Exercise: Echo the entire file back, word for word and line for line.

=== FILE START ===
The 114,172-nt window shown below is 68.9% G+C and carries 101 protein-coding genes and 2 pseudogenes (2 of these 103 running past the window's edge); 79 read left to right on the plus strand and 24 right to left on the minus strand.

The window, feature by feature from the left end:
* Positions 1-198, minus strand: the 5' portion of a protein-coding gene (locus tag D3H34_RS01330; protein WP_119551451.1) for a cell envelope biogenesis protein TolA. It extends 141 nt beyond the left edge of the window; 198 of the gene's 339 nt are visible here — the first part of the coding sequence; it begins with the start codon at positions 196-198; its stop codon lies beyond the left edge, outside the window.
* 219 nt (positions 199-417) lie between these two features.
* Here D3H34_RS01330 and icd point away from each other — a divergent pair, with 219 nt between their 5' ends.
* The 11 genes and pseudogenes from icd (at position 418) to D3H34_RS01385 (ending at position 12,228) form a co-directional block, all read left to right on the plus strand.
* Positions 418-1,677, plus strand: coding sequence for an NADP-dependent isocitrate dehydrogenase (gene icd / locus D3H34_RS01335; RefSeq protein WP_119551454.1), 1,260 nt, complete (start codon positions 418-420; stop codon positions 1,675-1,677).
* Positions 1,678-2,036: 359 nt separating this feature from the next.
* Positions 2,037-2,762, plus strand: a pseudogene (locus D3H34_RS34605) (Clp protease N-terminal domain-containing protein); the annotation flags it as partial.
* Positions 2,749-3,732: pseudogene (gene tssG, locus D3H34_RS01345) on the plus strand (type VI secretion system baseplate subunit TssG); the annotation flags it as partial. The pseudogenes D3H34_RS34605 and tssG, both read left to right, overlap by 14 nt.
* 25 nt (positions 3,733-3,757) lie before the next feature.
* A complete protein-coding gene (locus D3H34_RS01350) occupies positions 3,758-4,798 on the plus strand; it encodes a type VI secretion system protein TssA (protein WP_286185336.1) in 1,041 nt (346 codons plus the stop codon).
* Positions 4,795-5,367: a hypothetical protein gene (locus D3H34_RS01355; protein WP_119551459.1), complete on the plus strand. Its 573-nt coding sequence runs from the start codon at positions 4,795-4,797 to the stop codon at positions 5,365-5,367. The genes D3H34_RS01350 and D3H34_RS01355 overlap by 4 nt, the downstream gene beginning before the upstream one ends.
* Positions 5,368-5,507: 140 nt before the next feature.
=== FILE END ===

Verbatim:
The 114,172-nt window shown below is 68.9% G+C and carries 101 protein-coding genes and 2 pseudogenes (2 of these 103 running past the window's edge); 79 read left to right on the plus strand and 24 right to left on the minus strand.

The window, feature by feature from the left end:
* Positions 1-198, minus strand: the 5' portion of a protein-coding gene (locus tag D3H34_RS01330; protein WP_119551451.1) for a cell envelope biogenesis protein TolA. It extends 141 nt beyond the left edge of the window; 198 of the gene's 339 nt are visible here — the first part of the coding sequence; it begins with the start codon at positions 196-198; its stop codon lies beyond the left edge, outside the window.
* 219 nt (positions 199-417) lie between these two features.
* Here D3H34_RS01330 and icd point away from each other — a divergent pair, with 219 nt between their 5' ends.
* The 11 genes and pseudogenes from icd (at position 418) to D3H34_RS01385 (ending at position 12,228) form a co-directional block, all read left to right on the plus strand.
* Positions 418-1,677, plus strand: coding sequence for an NADP-dependent isocitrate dehydrogenase (gene icd / locus D3H34_RS01335; RefSeq protein WP_119551454.1), 1,260 nt, complete (start codon positions 418-420; stop codon positions 1,675-1,677).
* Positions 1,678-2,036: 359 nt separating this feature from the next.
* Positions 2,037-2,762, plus strand: a pseudogene (locus D3H34_RS34605) (Clp protease N-terminal domain-containing protein); the annotation flags it as partial.
* Positions 2,749-3,732: pseudogene (gene tssG, locus D3H34_RS01345) on the plus strand (type VI secretion system baseplate subunit TssG); the annotation flags it as partial. The pseudogenes D3H34_RS34605 and tssG, both read left to right, overlap by 14 nt.
* 25 nt (positions 3,733-3,757) lie before the next feature.
* A complete protein-coding gene (locus D3H34_RS01350) occupies positions 3,758-4,798 on the plus strand; it encodes a type VI secretion system protein TssA (protein WP_286185336.1) in 1,041 nt (346 codons plus the stop codon).
* Positions 4,795-5,367: a hypothetical protein gene (locus D3H34_RS01355; protein WP_119551459.1), complete on the plus strand. Its 573-nt coding sequence runs from the start codon at positions 4,795-4,797 to the stop codon at positions 5,365-5,367. The genes D3H34_RS01350 and D3H34_RS01355 overlap by 4 nt, the downstream gene beginning before the upstream one ends.
* Positions 5,368-5,507: 140 nt before the next feature.